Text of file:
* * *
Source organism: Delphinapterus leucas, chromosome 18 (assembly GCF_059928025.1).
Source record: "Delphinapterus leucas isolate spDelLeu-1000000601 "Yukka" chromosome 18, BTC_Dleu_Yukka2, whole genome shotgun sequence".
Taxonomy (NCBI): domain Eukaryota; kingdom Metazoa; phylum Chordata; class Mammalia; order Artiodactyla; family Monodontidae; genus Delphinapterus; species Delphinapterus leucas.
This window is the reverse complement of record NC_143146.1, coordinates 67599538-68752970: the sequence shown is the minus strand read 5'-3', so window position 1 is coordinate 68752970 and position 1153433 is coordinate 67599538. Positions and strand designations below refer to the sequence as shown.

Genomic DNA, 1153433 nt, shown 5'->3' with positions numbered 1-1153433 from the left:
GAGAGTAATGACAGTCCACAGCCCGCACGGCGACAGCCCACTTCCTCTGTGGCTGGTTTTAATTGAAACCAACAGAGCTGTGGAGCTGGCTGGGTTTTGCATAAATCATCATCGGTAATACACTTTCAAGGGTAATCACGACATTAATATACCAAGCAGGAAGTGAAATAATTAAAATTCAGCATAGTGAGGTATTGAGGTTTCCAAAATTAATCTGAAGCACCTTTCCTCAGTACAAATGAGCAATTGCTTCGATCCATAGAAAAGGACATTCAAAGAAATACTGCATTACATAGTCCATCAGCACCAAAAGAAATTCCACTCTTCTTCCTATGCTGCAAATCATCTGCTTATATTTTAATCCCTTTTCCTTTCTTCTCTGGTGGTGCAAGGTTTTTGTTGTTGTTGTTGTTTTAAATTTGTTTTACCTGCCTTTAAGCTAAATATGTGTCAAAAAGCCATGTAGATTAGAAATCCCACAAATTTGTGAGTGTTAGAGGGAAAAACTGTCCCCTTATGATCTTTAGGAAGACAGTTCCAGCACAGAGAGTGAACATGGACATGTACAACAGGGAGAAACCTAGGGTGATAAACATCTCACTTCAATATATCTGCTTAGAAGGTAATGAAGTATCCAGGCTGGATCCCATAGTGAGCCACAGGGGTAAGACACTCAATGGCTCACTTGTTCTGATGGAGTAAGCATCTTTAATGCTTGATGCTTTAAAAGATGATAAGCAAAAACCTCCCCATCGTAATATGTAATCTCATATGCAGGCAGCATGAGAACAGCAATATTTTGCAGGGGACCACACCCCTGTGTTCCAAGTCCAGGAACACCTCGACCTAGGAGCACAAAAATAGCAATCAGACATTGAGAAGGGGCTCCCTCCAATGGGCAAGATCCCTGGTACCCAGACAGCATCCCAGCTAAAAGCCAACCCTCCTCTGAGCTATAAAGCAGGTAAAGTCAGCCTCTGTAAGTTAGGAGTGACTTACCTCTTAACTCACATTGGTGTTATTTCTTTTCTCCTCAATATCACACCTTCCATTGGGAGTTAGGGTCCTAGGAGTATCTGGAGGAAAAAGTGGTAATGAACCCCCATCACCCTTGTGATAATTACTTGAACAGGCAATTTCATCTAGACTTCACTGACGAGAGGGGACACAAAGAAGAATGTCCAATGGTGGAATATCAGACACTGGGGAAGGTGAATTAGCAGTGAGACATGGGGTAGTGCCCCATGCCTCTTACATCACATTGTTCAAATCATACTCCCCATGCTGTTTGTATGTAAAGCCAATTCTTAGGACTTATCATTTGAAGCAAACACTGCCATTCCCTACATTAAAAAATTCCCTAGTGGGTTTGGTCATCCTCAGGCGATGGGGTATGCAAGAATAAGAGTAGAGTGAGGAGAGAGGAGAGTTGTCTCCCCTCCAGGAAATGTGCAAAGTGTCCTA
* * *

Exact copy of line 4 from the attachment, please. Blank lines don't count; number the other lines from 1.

This window is the reverse complement of record NC_143146.1, coordinates 67599538-68752970: the sequence shown is the minus strand read 5'-3', so window position 1 is coordinate 68752970 and position 1153433 is coordinate 67599538. Positions and strand designations below refer to the sequence as shown.